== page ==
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Shen Yun an Exciting, Stunning Cultural Experience for Music Dept. Chair_3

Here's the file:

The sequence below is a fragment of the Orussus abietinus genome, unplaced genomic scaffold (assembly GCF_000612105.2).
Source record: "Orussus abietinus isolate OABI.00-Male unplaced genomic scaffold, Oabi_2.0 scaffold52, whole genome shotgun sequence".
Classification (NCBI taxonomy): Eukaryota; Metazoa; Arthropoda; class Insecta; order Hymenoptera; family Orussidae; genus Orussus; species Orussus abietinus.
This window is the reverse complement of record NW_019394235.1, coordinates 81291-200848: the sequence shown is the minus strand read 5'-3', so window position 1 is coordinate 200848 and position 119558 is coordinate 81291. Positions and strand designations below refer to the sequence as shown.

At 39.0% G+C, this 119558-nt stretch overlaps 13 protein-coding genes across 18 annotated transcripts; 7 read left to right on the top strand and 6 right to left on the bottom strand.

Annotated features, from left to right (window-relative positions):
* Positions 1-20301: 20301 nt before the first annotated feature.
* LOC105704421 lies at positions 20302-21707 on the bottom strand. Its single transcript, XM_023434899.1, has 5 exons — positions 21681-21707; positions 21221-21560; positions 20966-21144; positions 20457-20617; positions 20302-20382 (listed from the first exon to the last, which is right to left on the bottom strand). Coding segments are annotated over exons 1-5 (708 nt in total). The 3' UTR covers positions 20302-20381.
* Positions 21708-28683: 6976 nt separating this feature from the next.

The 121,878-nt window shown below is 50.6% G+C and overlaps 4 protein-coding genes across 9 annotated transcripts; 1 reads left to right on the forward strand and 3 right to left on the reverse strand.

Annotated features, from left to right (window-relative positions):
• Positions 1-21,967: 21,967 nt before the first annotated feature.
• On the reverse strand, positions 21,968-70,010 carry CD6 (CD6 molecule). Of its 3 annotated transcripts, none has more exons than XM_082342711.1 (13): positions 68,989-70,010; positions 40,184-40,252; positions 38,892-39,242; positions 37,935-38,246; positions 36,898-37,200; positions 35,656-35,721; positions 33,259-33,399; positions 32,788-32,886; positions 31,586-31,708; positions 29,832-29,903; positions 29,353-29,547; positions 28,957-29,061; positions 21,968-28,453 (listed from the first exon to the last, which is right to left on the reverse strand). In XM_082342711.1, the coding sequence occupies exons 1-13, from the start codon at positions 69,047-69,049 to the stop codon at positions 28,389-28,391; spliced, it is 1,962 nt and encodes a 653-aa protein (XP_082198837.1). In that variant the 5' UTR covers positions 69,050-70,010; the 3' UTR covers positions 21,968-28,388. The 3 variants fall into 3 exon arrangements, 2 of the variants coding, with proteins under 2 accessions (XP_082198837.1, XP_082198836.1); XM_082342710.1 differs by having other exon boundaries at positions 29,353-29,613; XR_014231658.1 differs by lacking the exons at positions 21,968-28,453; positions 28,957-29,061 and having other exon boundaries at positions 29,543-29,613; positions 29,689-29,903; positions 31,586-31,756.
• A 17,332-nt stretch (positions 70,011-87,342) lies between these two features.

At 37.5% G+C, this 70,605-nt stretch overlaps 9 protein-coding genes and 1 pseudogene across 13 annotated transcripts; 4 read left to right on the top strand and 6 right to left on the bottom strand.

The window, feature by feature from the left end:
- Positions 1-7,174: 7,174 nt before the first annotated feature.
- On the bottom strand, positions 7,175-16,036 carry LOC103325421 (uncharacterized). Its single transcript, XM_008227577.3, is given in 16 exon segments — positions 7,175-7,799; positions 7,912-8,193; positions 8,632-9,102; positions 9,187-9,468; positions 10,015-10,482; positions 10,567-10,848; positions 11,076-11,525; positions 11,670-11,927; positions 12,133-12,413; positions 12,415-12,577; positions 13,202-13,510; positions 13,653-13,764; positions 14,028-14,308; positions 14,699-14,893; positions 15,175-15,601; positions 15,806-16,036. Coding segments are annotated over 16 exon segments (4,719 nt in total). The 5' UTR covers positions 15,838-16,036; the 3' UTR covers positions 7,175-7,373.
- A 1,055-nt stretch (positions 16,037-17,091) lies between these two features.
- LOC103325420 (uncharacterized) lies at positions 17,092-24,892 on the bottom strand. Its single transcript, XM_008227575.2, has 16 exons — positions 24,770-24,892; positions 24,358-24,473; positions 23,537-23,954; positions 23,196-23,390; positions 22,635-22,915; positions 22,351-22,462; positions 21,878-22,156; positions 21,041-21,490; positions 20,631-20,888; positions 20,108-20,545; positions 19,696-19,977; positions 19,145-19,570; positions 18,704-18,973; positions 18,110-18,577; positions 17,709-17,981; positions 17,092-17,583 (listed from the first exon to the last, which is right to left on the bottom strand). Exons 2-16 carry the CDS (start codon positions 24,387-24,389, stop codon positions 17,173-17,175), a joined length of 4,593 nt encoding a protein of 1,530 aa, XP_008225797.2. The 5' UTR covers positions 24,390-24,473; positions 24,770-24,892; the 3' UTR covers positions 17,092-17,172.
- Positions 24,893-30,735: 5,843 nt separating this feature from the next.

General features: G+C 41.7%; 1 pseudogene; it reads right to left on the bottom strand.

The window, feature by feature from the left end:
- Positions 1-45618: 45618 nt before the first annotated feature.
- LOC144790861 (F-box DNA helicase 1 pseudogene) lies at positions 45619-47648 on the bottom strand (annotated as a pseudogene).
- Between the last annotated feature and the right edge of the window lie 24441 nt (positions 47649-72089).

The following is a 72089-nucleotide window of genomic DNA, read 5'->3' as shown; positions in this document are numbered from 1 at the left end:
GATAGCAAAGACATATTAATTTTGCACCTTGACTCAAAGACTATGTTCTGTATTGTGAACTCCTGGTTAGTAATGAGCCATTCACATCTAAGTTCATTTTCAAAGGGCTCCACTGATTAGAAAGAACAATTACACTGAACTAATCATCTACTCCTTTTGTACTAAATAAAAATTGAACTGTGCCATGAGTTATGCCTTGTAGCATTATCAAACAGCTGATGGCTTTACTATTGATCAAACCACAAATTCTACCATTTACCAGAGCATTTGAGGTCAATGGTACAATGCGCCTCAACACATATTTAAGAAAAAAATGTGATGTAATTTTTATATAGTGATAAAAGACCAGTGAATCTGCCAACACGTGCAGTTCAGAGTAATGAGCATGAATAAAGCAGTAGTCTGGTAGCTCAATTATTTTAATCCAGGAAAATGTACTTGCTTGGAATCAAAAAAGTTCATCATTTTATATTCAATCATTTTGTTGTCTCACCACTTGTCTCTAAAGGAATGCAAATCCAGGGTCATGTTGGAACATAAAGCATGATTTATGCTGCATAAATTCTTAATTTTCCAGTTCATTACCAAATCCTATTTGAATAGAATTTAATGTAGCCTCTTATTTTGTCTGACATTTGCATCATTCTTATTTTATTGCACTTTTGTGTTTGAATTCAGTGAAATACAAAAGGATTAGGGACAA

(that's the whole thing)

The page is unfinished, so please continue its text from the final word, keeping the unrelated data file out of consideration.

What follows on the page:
Norah Duncan IV is professor and chairman of the Music Department at Wayne State University in Detroit. He attended Shen Yun Performing Arts World Company’s matinee performance at the Detroit Opera House on Jan. 25. “Oh it was absolutely stunning, really, I’ve never seen anything like this … I’ve never seen anything that expresses a culture the way that this performance does,” Norah Duncan said of Shen Yun Performing Arts. Shen Yun Performing Arts is a New York-based dance and music company that tours the globe each season fulfilling its mission to revive traditional Chinese culture. “For 5,000 years, divine culture flourished in the land of China. Humanity’s treasure was nearly lost, but through breathtaking music and dance, Shen Yun is bringing back this glorious culture,” the company’s website states. Duncan believes missions such as Shen Yun’s are a very important thing. “The world in which we live is getting smaller and smaller and it’s important in order to build bridges, you know, among peoples, that we understand the cultures, and as we understand the cultures, we understand each other and we’d be able to live together in harmony,” he said. As an accomplished musician himself, Duncan was interested in Shen Yun’s orchestra combining Chinese and Western instruments. “It’s interesting because obviously it’s sounds from the traditional symphonic tradition, imbued with the culture of China, you know. And it’s really fascinating to see how they so intricately combine together to form a rather interesting and exciting accompaniment for the dance,” Duncan said. Duncan elaborated, “What I’m hearing very clearly is that its characteristics of authenticity—what I think is authentic, Chinese culture coming through. And so that combined with the dance makes for a rather exciting performance.” Many of these stories very much touched Duncan’s heart. “It’s good to be reminded that we’re not all from the same tradition, but there’s a lot of commonalities in terms of our beliefs, as far as deities, that kind of thing. So it just gives me an insight into a particularly different way of viewing the beginning of time, the beginning of civilization, the beginning of culture,” he said. It was an experience he would recommend. “It’s always rather refreshing to see that in this world in which we live, there still is music that is rather alive and dynamic, that expresses, however, a culture that is quite different from ours, when we do, are able to share in a likeness, because we’re connected by our human spirits,” he said. With reporting by NTD Television and Andrew Darin.